While some manage to do simple math calculations in their heads, many face difficulties when working with percentages. For both cases, the Excel can be a great facilitator in using percentages of larger numbers or also smaller operations that appear in the middle of a worksheet.
The important thing is to know that the calculation methods are exactly the same as what we would have to do on paper or on the calculator, however, in this case, we will use formulas from the program to facilitate the visualization of the information with references. Learn below how to calculate percentage in Excel:
To begin, let's recall the concept of percentage: a comparison index between a value and a total.
It is also possible to represent the number that is in decimal as a percentage, through the "Percentage Style" button, in the subgroup "Number" in the "Home" tab.
Excel allows us to do any operation involving percentage, so let's see the practical application of some of the most common.
The 3 rule will follow the same rule as we normally use. In the example we will calculate how much percent represents the number 50 if the number 200 represents 100%.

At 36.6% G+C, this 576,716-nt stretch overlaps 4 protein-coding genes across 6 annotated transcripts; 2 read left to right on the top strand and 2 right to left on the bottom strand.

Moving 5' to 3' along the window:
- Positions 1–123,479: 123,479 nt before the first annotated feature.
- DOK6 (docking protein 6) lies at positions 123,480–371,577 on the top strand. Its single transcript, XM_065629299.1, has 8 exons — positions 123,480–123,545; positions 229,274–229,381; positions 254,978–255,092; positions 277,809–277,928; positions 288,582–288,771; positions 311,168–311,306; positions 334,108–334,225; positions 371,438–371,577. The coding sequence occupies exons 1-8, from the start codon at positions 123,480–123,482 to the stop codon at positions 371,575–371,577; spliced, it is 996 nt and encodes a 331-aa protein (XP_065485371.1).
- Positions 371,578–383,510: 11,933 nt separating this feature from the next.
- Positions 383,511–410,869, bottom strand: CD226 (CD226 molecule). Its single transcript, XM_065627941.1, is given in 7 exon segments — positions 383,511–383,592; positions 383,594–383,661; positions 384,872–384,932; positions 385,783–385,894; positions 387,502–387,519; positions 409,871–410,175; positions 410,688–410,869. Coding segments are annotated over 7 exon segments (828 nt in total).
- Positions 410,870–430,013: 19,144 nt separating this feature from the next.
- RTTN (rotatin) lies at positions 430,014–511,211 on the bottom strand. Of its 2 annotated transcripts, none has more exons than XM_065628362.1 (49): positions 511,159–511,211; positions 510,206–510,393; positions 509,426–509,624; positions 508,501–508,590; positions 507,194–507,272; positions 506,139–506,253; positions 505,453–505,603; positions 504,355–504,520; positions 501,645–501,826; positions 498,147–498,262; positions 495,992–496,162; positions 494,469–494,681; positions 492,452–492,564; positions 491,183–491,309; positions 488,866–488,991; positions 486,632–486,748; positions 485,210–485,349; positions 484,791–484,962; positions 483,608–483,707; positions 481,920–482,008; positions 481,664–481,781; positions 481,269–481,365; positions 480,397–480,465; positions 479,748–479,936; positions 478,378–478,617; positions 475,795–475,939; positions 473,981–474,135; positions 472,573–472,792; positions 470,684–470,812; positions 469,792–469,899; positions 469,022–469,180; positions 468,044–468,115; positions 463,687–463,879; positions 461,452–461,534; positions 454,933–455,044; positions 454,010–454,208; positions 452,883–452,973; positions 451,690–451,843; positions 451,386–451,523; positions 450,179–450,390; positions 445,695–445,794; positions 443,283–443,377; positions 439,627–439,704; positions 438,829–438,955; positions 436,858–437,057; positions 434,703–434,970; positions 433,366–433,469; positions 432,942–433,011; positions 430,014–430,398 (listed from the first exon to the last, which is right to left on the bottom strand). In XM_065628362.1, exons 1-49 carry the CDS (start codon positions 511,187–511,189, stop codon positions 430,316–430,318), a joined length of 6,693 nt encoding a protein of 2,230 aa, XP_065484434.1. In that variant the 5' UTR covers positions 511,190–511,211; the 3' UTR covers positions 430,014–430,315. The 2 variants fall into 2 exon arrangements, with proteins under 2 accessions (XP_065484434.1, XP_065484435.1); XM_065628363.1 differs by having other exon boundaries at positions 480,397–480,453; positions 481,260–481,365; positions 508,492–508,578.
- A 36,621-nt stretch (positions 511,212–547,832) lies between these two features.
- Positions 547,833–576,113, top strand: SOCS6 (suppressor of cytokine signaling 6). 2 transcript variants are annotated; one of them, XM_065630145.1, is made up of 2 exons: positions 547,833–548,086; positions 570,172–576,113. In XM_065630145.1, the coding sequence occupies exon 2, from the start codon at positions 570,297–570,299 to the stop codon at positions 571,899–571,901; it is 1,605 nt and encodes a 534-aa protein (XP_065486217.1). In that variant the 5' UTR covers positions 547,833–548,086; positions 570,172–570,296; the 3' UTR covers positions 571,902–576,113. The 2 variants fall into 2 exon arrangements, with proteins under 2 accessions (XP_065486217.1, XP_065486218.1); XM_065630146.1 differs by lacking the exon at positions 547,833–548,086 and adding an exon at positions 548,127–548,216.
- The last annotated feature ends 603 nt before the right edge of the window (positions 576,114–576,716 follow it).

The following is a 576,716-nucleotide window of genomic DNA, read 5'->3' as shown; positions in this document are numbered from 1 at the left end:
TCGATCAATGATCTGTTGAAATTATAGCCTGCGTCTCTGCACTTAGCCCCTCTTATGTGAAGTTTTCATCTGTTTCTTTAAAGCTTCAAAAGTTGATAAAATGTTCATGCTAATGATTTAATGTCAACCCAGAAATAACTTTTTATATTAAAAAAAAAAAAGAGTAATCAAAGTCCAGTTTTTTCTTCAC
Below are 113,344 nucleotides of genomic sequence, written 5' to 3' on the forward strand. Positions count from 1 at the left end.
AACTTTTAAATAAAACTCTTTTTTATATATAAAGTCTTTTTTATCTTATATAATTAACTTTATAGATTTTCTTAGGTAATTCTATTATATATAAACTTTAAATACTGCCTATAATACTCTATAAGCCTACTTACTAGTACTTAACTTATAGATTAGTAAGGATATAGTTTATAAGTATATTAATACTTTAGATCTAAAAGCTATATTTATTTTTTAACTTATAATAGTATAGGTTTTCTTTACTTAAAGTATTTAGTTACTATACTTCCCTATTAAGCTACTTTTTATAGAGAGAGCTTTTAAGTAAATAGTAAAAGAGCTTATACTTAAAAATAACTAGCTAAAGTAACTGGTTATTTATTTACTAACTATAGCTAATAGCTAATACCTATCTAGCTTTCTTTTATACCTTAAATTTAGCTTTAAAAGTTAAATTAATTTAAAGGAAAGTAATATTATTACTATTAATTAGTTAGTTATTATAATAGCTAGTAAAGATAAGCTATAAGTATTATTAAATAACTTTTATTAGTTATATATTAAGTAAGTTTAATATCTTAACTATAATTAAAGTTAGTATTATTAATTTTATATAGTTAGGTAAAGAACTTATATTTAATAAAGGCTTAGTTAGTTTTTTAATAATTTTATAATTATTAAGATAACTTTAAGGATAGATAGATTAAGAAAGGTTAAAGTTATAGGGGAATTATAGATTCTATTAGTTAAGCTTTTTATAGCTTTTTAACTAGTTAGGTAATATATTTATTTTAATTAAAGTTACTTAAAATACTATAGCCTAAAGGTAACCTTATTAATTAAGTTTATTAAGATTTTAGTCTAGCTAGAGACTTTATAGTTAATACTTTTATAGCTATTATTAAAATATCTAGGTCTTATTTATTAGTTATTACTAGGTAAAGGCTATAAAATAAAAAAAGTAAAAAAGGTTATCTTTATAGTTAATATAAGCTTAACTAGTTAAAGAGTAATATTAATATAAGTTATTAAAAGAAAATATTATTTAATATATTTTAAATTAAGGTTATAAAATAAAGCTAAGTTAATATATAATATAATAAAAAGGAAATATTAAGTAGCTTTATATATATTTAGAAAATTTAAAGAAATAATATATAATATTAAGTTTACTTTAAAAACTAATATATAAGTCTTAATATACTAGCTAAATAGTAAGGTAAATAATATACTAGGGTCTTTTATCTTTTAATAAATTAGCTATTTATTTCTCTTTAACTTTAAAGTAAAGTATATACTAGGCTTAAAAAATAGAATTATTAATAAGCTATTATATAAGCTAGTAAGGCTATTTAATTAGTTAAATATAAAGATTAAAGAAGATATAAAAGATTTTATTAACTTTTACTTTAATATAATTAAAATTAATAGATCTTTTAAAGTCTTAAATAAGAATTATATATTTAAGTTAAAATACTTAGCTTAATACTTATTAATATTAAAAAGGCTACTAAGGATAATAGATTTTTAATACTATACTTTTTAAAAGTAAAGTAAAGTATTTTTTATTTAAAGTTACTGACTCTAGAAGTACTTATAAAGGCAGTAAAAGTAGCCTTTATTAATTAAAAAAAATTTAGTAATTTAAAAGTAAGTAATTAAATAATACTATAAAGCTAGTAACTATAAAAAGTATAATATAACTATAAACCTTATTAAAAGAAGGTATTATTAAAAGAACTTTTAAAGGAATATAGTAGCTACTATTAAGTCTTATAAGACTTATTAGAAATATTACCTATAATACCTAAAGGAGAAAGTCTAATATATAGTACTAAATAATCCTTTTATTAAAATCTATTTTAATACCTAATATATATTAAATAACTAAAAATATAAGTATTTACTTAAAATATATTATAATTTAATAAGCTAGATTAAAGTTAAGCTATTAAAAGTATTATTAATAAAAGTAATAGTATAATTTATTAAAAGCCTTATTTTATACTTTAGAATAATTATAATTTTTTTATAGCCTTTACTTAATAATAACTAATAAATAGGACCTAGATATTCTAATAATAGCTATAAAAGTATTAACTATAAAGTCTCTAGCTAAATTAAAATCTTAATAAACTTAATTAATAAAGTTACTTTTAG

Difference of two numbers with percentage
Let's now calculate the percentage difference between 500 and 300.
Using the formula we came to the conclusion that 500 is 67% greater than 300. This calculation is useful for comparing a company's expenses or revenues from one period to another.
We will calculate the total discount obtained based on the initial value of the product and the discount percentage granted.
After this, we can calculate the amount paid, discounting the discount value of the initial value.
And applying to all products.
It is also possible to perform the calculation of the Payment Amount without the need to calculate the discount amount in advance, according to the following formula.
Percentage operations are very diverse and can be used for a variety of purposes, but the basis for all is the same. So, from the given examples you will get the most out of Excel!
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